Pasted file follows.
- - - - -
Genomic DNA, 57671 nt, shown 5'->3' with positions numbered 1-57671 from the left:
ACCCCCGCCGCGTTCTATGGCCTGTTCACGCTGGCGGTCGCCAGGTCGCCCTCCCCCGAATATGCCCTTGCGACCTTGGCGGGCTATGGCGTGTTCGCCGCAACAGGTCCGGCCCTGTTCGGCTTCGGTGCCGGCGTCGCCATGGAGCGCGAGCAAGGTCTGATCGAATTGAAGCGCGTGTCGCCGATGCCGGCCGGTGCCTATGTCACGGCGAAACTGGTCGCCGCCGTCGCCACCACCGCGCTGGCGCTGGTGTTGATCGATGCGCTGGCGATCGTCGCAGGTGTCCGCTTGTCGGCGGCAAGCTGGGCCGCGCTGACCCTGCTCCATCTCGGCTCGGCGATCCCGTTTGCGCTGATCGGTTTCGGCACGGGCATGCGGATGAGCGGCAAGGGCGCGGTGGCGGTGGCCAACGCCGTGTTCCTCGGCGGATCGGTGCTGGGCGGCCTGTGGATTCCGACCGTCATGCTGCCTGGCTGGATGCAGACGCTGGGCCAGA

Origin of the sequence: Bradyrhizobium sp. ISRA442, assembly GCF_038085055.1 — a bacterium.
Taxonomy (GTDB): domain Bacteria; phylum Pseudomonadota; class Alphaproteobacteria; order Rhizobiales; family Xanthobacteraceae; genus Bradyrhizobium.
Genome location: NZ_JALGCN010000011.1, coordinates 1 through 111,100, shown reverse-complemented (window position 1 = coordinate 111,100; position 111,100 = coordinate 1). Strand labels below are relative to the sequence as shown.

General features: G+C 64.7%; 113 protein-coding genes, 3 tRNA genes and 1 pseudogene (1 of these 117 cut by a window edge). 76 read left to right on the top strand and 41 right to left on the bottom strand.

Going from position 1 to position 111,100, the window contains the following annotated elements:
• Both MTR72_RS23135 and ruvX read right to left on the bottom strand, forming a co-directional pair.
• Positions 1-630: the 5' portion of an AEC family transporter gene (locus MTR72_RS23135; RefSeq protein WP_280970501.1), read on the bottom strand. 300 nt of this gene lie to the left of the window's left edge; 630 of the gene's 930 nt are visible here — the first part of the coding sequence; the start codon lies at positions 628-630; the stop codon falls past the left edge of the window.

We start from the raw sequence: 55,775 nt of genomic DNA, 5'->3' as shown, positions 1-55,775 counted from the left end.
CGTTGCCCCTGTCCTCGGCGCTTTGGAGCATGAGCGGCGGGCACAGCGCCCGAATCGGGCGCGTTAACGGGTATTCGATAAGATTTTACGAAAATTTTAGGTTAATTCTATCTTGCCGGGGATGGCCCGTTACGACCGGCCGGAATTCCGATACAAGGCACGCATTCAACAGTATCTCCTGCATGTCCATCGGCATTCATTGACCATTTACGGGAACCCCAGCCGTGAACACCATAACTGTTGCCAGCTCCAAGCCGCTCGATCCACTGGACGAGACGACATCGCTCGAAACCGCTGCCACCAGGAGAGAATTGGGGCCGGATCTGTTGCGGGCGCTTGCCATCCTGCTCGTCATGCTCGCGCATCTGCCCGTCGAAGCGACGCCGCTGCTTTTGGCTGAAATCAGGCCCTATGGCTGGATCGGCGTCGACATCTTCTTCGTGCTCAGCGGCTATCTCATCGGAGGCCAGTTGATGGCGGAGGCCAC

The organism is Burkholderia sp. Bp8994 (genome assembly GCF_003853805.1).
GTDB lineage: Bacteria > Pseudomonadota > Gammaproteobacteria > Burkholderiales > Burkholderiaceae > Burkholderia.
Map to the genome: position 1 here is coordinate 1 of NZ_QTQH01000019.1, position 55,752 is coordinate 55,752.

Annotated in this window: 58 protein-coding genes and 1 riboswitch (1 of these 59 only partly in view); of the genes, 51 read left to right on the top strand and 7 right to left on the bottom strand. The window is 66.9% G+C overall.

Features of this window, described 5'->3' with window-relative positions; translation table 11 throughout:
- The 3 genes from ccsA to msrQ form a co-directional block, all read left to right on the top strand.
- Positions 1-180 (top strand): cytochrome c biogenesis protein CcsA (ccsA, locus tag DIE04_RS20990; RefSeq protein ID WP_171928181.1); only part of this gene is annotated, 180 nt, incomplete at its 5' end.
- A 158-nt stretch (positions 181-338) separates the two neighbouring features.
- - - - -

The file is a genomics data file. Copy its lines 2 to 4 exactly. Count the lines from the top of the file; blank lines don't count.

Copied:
ACCCCCGCCGCGTTCTATGGCCTGTTCACGCTGGCGGTCGCCAGGTCGCCCTCCCCCGAATATGCCCTTGCGACCTTGGCGGGCTATGGCGTGTTCGCCGCAACAGGTCCGGCCCTGTTCGGCTTCGGTGCCGGCGTCGCCATGGAGCGCGAGCAAGGTCTGATCGAATTGAAGCGCGTGTCGCCGATGCCGGCCGGTGCCTATGTCACGGCGAAACTGGTCGCCGCCGTCGCCACCACCGCGCTGGCGCTGGTGTTGATCGATGCGCTGGCGATCGTCGCAGGTGTCCGCTTGTCGGCGGCAAGCTGGGCCGCGCTGACCCTGCTCCATCTCGGCTCGGCGATCCCGTTTGCGCTGATCGGTTTCGGCACGGGCATGCGGATGAGCGGCAAGGGCGCGGTGGCGGTGGCCAACGCCGTGTTCCTCGGCGGATCGGTGCTGGGCGGCCTGTGGATTCCGACCGTCATGCTGCCTGGCTGGATGCAGACGCTGGGCCAGA

Origin of the sequence: Bradyrhizobium sp. ISRA442, assembly GCF_038085055.1 — a bacterium.
Taxonomy (GTDB): domain Bacteria; phylum Pseudomonadota; class Alphaproteobacteria; order Rhizobiales; family Xanthobacteraceae; genus Bradyrhizobium.